In this three-part series, we talk with Anna Decker, organizer of the TEDx program at the Leonardo (and additional simulcast sites) Saturday, September 20.
Decker, 31, is a University of Utah graduate student with experience in event planning. She wanted to use the TED platform “for a local conversation that was interdisciplinary and acceptable to the entire community… I plan on doing it annually and indefinitely.”
UO: Your location at the Leonardo has been sold out for months. Why not have a bigger venue?
AD: Imagine the scope of managing a brand globally. You’ve got folks in Australia, Korea, Ann Arbor, Michigan, Salt Lake City, Utah, all using the same brand. We’ve all played the game Telephone at some time in our life. Things start to get diluted as you’re managing something on that scale.
What TED really wants to make sure that the brand is being maintained intact, that “Ideas worth spreading” stay “Ideas worth spreading.”
It’s really, really easy to fall into also saying “and this is my personal investment in it. I really want to sell you that.” It takes a really, really mature person and group of people to be able to curate and pull off that kind of event.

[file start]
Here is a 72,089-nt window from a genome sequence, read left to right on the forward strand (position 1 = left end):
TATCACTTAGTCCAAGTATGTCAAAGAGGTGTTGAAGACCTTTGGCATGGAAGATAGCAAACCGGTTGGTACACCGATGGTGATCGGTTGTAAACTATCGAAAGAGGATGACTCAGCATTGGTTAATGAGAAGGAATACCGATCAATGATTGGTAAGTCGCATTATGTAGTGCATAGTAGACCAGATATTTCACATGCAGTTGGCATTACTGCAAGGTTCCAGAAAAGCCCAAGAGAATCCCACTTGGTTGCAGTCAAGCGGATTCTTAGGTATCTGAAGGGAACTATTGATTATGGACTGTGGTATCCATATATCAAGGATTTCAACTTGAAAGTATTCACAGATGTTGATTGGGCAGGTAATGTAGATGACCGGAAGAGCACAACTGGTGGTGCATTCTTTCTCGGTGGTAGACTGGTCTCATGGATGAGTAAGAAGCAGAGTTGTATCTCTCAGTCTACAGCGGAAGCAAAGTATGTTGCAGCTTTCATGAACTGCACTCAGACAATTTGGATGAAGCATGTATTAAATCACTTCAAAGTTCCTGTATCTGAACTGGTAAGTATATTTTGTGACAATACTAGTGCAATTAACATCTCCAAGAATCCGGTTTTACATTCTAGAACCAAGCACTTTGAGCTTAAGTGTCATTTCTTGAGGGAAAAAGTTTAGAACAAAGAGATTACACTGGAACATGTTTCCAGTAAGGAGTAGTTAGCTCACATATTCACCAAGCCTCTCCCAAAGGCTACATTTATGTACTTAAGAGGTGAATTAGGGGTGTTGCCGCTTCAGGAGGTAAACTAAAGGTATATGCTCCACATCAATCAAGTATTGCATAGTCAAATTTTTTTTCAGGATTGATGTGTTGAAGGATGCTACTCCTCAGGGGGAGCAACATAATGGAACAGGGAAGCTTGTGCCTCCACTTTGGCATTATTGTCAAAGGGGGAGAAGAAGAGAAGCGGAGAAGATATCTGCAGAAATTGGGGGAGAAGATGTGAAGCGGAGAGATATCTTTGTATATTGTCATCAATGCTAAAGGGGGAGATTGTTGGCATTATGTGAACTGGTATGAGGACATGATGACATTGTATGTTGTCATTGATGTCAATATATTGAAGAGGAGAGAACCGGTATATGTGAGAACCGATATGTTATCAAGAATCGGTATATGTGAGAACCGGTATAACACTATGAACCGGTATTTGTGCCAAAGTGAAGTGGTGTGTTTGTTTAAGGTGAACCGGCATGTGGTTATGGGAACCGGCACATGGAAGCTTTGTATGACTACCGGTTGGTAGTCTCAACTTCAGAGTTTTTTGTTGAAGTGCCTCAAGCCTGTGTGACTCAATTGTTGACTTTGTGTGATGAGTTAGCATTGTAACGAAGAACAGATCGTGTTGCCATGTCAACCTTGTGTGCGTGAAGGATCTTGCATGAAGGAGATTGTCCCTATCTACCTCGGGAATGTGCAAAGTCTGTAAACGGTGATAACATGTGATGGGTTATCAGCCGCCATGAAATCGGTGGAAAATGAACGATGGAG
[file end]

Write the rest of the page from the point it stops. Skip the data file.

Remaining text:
I have lots of experience, international experience, in planning events, in academia, health care, and government agencies. That was always on my radar. I have a really great team of people who have been able to stay pure to the Ideas Worth Spreading rather than self-promotion. But that’s hard to do.
From TED’s perspective of trying to maintain this brand integrity, this refreshing approach of ‘let’s just talk about ideas rather than trying to sell each other our businesses or our books or whatnot’ That’s been their approach.
UO: It’s a bit like the Rolling Stones saying they want to always do bar gigs and stay out of arenas?
UO: Can you tell me a bit about the selection process?
We had 80 to 90 applicants. We blinded them. I had one person remove any identifying information – the name of their organization, the name of the individual – from the big idea. We curated for ideas.
What is the big idea that’s being proposed here?
From there, again having that very diligent conversation of ‘it’s our job to put our biases aside here.’
We just judged on the quality of the idea:
Is it action-oriented?
How impactful is it?
How pertinent is it to our city?
From there we chose a first round of finalists. They all submitted a two-minute video, so we could see who they are as individuals and get some idea of the dynamics of their presentation style and their energy and those other things which are obviously important.
From there we chose our finalists. I think we’ll probably stick with that process for next year, too. It really brought us some gems that we didn’t even know about.